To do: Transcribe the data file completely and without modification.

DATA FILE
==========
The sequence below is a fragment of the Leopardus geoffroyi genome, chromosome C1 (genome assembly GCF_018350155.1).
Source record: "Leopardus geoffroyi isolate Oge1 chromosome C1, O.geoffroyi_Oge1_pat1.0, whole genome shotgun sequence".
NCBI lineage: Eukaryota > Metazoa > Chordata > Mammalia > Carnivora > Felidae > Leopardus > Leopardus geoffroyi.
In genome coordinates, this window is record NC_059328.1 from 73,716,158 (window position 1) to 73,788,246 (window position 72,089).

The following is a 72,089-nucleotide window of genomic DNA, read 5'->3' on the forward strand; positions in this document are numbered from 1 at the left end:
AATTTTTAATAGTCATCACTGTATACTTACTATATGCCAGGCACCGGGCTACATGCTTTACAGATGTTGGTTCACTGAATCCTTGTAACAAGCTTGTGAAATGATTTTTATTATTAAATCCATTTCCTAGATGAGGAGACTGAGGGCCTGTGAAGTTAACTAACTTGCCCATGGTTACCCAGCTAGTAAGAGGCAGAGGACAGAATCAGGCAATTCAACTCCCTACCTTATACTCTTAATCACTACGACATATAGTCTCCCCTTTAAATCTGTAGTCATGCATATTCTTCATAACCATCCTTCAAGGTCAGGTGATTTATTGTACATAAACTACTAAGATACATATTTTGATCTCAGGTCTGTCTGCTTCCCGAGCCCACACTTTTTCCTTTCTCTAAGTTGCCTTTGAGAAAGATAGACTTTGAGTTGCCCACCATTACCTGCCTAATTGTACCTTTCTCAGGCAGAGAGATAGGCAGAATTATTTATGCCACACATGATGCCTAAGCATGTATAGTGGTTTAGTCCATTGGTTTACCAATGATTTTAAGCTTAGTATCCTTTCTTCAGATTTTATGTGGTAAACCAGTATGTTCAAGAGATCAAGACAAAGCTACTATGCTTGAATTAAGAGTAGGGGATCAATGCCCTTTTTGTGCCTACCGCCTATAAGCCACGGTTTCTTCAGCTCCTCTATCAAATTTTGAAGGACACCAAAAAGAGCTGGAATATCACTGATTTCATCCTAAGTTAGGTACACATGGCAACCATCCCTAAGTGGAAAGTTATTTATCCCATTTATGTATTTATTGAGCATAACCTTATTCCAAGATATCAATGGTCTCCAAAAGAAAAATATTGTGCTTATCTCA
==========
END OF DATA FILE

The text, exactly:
The sequence below is a fragment of the Leopardus geoffroyi genome, chromosome C1 (genome assembly GCF_018350155.1).
Source record: "Leopardus geoffroyi isolate Oge1 chromosome C1, O.geoffroyi_Oge1_pat1.0, whole genome shotgun sequence".
NCBI lineage: Eukaryota > Metazoa > Chordata > Mammalia > Carnivora > Felidae > Leopardus > Leopardus geoffroyi.
In genome coordinates, this window is record NC_059328.1 from 73,716,158 (window position 1) to 73,788,246 (window position 72,089).

The following is a 72,089-nucleotide window of genomic DNA, read 5'->3' on the forward strand; positions in this document are numbered from 1 at the left end:
AATTTTTAATAGTCATCACTGTATACTTACTATATGCCAGGCACCGGGCTACATGCTTTACAGATGTTGGTTCACTGAATCCTTGTAACAAGCTTGTGAAATGATTTTTATTATTAAATCCATTTCCTAGATGAGGAGACTGAGGGCCTGTGAAGTTAACTAACTTGCCCATGGTTACCCAGCTAGTAAGAGGCAGAGGACAGAATCAGGCAATTCAACTCCCTACCTTATACTCTTAATCACTACGACATATAGTCTCCCCTTTAAATCTGTAGTCATGCATATTCTTCATAACCATCCTTCAAGGTCAGGTGATTTATTGTACATAAACTACTAAGATACATATTTTGATCTCAGGTCTGTCTGCTTCCCGAGCCCACACTTTTTCCTTTCTCTAAGTTGCCTTTGAGAAAGATAGACTTTGAGTTGCCCACCATTACCTGCCTAATTGTACCTTTCTCAGGCAGAGAGATAGGCAGAATTATTTATGCCACACATGATGCCTAAGCATGTATAGTGGTTTAGTCCATTGGTTTACCAATGATTTTAAGCTTAGTATCCTTTCTTCAGATTTTATGTGGTAAACCAGTATGTTCAAGAGATCAAGACAAAGCTACTATGCTTGAATTAAGAGTAGGGGATCAATGCCCTTTTTGTGCCTACCGCCTATAAGCCACGGTTTCTTCAGCTCCTCTATCAAATTTTGAAGGACACCAAAAAGAGCTGGAATATCACTGATTTCATCCTAAGTTAGGTACACATGGCAACCATCCCTAAGTGGAAAGTTATTTATCCCATTTATGTATTTATTGAGCATAACCTTATTCCAAGATATCAATGGTCTCCAAAAGAAAAATATTGTGCTTATCTCA